Sushi means more than just raw fish and California rolls. At most American sushi restaurants, diners are content to nosh on salmon, tuna, shrimp and maybe a little unagi. Trying something new usually means a crazy concoction of Japanese technique and American ingredients. At Sushi Den and its younger sibling Izakaya Den, chef-owner Toshi Kizaki isn't content to stick with the standards; he's constantly reconnecting with the traditions of Japanese cooking, as well as the latest trends coming from the island nation, to inform his menu. His aburi sushi, briefly seared cuts of raw seafood, originate from the Edo period of Tokyo's history, when fishermen and fishmongers were learning how to extend the lifespan of their fresh catch despite a lack of refrigeration.
In those days, fish was often preserved by marinating it in soy or vinegar. Larger fish like bluefin tuna weren't popular, according to Kizaki's brother and Den cohort Yasu, because the amount of meat was too much for any single fishmonger to sell before it spoiled, at least until the modern auction-style fish markets arose. Another way that small vendors learned to extend freshness was to sear the exterior surface of the fish, since seafood tends to spoil from the outside in.
At the Kizaki's restaurants, the aburi technique is used to add a quick sear to one side of a slice of sushi; our favorites are the scallops and the akamutsu, a fish similar to red snapper. The scallop gets nothing other than a brief touch to a grill suspended over hot coals, creating light grid marks and the mildest flame-grilled flavor to accent the mollusk's sweet, butter-soft flesh.
The akamutsu (also called gnome fish) gets a paper-thin slice of daikon after hitting the grill so that the barest hint of root vegetable adds to the succulent meat of the fish. Rather than interfering with the flavor and texture of the seafood, the fast exposure to high heat acts as a kind of seasoning without actually cooking it. It's a technique that seems like something new and delightful, but the origins are as old as sushi itself. Of course, the modern and the traditional come together at Sushi Den, so the marinated version of sushi, called zuke, can also be found -- pictured here as a slice of tuna touched with a pinpoint of blue cheese and a tiny mound of truffled caviar. If you can't decide, just get them all like we did -- the aburi is our favorite, but the zuke could easily make the list too.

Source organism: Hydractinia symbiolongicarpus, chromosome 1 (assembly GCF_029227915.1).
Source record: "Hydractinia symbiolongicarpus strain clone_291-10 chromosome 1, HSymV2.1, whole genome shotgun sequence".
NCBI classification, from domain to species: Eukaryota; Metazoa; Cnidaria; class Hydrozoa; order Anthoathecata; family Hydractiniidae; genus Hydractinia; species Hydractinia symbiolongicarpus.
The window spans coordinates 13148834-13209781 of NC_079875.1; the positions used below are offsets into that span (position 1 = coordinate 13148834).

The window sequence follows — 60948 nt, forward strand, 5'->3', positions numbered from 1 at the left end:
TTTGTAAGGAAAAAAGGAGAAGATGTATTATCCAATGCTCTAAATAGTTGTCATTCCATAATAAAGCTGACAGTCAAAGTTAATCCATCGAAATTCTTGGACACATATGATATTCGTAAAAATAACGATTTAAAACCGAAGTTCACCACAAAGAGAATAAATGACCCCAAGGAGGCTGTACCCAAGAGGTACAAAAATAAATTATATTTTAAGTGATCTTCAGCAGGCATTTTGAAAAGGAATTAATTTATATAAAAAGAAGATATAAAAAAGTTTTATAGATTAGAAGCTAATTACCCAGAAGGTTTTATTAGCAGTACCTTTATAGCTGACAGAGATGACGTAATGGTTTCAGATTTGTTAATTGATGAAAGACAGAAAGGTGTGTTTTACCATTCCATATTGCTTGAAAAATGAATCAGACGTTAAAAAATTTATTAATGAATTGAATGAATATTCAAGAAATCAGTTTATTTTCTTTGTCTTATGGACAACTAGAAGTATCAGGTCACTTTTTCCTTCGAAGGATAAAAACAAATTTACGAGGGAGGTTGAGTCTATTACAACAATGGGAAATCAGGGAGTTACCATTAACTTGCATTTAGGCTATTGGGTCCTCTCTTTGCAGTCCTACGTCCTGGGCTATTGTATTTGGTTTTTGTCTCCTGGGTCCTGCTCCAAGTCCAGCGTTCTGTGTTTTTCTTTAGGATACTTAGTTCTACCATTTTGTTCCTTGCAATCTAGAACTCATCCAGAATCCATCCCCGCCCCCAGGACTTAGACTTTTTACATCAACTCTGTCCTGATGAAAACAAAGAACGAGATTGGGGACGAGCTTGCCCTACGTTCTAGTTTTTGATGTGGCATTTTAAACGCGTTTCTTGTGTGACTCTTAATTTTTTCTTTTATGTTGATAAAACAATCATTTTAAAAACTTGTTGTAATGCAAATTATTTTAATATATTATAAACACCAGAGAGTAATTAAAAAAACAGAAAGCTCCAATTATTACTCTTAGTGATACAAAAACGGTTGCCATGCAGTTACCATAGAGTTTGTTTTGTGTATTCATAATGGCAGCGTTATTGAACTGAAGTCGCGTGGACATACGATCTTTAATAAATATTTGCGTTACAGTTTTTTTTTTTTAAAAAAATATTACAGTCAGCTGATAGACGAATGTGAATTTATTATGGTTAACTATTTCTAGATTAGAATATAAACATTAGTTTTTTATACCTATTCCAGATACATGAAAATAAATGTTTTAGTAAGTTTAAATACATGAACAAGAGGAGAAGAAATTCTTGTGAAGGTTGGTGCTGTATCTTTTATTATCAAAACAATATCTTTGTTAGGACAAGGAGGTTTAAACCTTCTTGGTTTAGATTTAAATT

In advance of the Best of Denver 2015, we're already loading our plates with contenders for the best dishes in the city. And over the next nine months, we'll be sharing many of them with you, counting down (in no particular order) one hundred of our favorite dishes before the the Best of Denver 2015 hits the streets on March 26. In the meantime, if there's a dish you think we need to try, tell us about it in the comments section below, or shoot us an e-mail at firstname.lastname@example.org.
Hungry for more? All the dishes in our 2014 countdown are linked below.
We Believe Local Journalism is Critical to the Life of a City
Engaging with our readers is essential to Westword's mission. Make a financial contribution or sign up for a newsletter, and help us keep telling Denver's stories with no paywalls.
Support Our Journalism
No. 100: Chile Relleno at La Fiesta No. 99: Gurage Kitfo at Megenagna Ethiopian Restaurant No. 98: Cochinita Pibil at Work & Class No. 97: The Greggers Tongue Sandwich at Olive & Finch No 96: Baum Cakes at Glaze by Sasa No. 95: Goat hot pot from Viet's No 94: Head cheese from Beast + Bottle No. 93: Kettle Chips from Amerigo Delicatus No. 92: Pork Belly Confit at Solera Restaurant and Wine Bar No. 91: Tacos Campechanos from La Calle Taqueria No 90: Biscuits from Denver Biscuit Co. No. 89: Clams and chorizo from Gozo